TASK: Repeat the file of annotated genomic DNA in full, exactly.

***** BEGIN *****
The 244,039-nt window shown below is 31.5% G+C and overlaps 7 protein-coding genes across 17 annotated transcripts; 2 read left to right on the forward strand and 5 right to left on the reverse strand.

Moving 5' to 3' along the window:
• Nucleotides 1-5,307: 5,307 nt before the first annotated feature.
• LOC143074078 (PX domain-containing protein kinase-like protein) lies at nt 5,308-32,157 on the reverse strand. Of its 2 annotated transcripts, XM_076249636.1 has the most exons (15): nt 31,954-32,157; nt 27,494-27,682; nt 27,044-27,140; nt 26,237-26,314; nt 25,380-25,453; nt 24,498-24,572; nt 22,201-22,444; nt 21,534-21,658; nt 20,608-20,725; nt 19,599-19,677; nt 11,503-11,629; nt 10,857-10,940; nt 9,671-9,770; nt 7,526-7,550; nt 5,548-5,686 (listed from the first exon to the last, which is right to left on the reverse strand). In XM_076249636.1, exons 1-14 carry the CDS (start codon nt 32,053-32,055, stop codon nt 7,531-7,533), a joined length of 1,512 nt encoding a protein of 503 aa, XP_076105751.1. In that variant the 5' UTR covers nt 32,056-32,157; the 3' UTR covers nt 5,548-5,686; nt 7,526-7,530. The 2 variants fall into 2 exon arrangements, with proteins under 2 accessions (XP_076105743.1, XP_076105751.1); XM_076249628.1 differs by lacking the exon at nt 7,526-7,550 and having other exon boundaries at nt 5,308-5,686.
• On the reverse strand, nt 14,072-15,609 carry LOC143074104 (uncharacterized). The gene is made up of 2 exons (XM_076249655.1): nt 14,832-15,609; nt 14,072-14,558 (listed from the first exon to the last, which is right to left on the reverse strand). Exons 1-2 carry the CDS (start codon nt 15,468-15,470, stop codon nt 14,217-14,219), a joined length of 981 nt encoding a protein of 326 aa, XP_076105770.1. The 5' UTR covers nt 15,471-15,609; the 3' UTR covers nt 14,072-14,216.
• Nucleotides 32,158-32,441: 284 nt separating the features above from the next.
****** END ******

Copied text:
The 244,039-nt window shown below is 31.5% G+C and overlaps 7 protein-coding genes across 17 annotated transcripts; 2 read left to right on the forward strand and 5 right to left on the reverse strand.

Moving 5' to 3' along the window:
• Nucleotides 1-5,307: 5,307 nt before the first annotated feature.
• LOC143074078 (PX domain-containing protein kinase-like protein) lies at nt 5,308-32,157 on the reverse strand. Of its 2 annotated transcripts, XM_076249636.1 has the most exons (15): nt 31,954-32,157; nt 27,494-27,682; nt 27,044-27,140; nt 26,237-26,314; nt 25,380-25,453; nt 24,498-24,572; nt 22,201-22,444; nt 21,534-21,658; nt 20,608-20,725; nt 19,599-19,677; nt 11,503-11,629; nt 10,857-10,940; nt 9,671-9,770; nt 7,526-7,550; nt 5,548-5,686 (listed from the first exon to the last, which is right to left on the reverse strand). In XM_076249636.1, exons 1-14 carry the CDS (start codon nt 32,053-32,055, stop codon nt 7,531-7,533), a joined length of 1,512 nt encoding a protein of 503 aa, XP_076105751.1. In that variant the 5' UTR covers nt 32,056-32,157; the 3' UTR covers nt 5,548-5,686; nt 7,526-7,530. The 2 variants fall into 2 exon arrangements, with proteins under 2 accessions (XP_076105743.1, XP_076105751.1); XM_076249628.1 differs by lacking the exon at nt 7,526-7,550 and having other exon boundaries at nt 5,308-5,686.
• On the reverse strand, nt 14,072-15,609 carry LOC143074104 (uncharacterized). The gene is made up of 2 exons (XM_076249655.1): nt 14,832-15,609; nt 14,072-14,558 (listed from the first exon to the last, which is right to left on the reverse strand). Exons 1-2 carry the CDS (start codon nt 15,468-15,470, stop codon nt 14,217-14,219), a joined length of 981 nt encoding a protein of 326 aa, XP_076105770.1. The 5' UTR covers nt 15,471-15,609; the 3' UTR covers nt 14,072-14,216.
• Nucleotides 32,158-32,441: 284 nt separating the features above from the next.